The film is merely the straw that broke the camel’s back – to stand in consternation at the fact a single straw could cripple such a sturdy beast is to be naïve or wilfully blind to the accumulated bales which made the straw so hard to carry.
This is not an attempt to minimise the offense caused by the film – Mohamed is a man whose status in the eyes of many Muslims, cannot be overstated. When your country has been bombed, you’ve lost friends and family, possibly your livelihood and home, dignity is pretty much all you have left.
The producers of the film may have known very little about film-making, but they knew lots about how to cause a stir. Despite its obscure origins, mediatised references to an “Israeli” director living in the US, to a “100 Jewish donors” who allegedly provided “5 million dollars”, to a hazy “Coptic network” – all played into a well-known register. When 2 out of five Arabs live in poverty, a 5 million dollar insult has more than a slight sting to it.
Those who sought to bring winter to an Arab spring and possibly destabilise a US election, were keenly aware of the impact those words would have, situating the film within on-going tensions between Israel and the Arab world and stirring up the hornet’s nest of minority relations in a region where they remain unsettled.
In a tweet, the Atheist academic Richard Dawkins decried the events by lambasting “these ridiculous hysterical Muslims”. In so doing, he, like others, not only failed to read these events for what they are – predominantly political protests against US meddling, but he also failed to recognise the basic humanity of the protestors. To dismiss deep anger as mere hysteria is to diminish to decades of oppression experienced by many Muslims, particularly in the Arab world, often with US complicity.
If you deny any relationship between the systematic discrimination of Muslims and stigmatization of Islam and the overreaction of the Muslim community to offensive jokes, or films, or cartoons, then you are only left with essentialist explanations of Muslim hysteria and violence. These protests aren’t about a film – they’re about the totality of ways in which Muslims have felt humiliated over decades. Humiliation doesn’t justify violence, but it certainly helps explain it.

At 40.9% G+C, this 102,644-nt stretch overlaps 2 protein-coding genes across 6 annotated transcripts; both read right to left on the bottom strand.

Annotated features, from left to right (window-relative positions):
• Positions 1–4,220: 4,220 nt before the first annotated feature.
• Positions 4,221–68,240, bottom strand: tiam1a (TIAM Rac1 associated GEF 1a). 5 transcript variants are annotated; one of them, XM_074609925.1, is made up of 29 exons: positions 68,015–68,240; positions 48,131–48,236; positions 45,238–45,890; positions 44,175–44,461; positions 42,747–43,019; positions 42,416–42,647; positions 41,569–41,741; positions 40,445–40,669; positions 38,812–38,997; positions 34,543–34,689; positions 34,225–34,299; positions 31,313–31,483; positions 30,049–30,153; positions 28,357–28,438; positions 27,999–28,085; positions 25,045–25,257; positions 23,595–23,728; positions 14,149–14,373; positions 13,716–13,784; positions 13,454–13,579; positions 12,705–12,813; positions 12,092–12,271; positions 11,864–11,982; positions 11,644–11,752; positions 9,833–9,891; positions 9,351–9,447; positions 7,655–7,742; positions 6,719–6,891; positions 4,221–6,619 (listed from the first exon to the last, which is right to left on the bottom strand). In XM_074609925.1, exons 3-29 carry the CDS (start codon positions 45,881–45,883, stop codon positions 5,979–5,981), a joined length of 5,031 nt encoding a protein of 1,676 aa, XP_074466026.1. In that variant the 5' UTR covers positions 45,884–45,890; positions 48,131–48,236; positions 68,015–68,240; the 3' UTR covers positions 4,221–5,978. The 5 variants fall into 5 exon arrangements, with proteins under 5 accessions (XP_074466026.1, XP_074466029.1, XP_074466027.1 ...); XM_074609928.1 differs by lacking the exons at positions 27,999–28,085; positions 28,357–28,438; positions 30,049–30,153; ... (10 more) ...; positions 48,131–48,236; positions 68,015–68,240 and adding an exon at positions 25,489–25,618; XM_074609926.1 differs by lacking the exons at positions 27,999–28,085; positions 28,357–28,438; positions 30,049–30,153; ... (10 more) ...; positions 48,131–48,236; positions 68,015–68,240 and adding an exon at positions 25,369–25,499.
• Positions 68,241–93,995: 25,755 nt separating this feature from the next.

Reporting on the “incident” as somehow indicative of Islam’s essential incompatibility with the West not only conveniently omits the realities of Muslim oppression globally, but also reinforces them in many ways. Before we start searching for the nebulous network behind the film, or the reasons why “Muslims are so prone to getting offended”, we would do better to actually search for the conditions that have contributed to rendering the mass dehumanization of particular group of people socially unobjectionable and do well to remember that the right to protest, angrily even, is just as central to the concept of free speech, as the right to make offensive movies.
Update: this piece was written in the very early days of the protests and consequently, I would want to nuance some of the points I’ve made here in light of more recent developments.
Firstly, popular anger in many countries might well have as much to do with the instability of a post-revolutionary context as it does with anti-US feelings. In Tunisia, in Libya, these protests might also be seen as occasions to vent anguish at more localised concerns.
Secondly, the protests were clearly instrumentalised very quickly by ‘islamist’ groups to bolster popularity by waiving the ever unifying banner of anti-US feeling. This suggest they took on a local, political dimension very rapdily.
Thirdly, in some countries, such as Libya, local people even took to the streets in following days to oppose extremist elements and express solidarity with the murdered embassy staff. This doesnt discount mistrust or anger with previous US policies in the region but it certainly suggests a more complex relationship wit the US following the NATO support to rebels.
Fourthly, only a very very small proportion of people protested and an even smaller number engaged in violence. In many stable countries, such as Malaysia or Turkey, protests remained peaceful. Those countries which saw the most violence were often the most unstable and local factors – disaffection, unemployement, anger at government, poverty – are all essential components having contributed to people’s behaviour during the protests.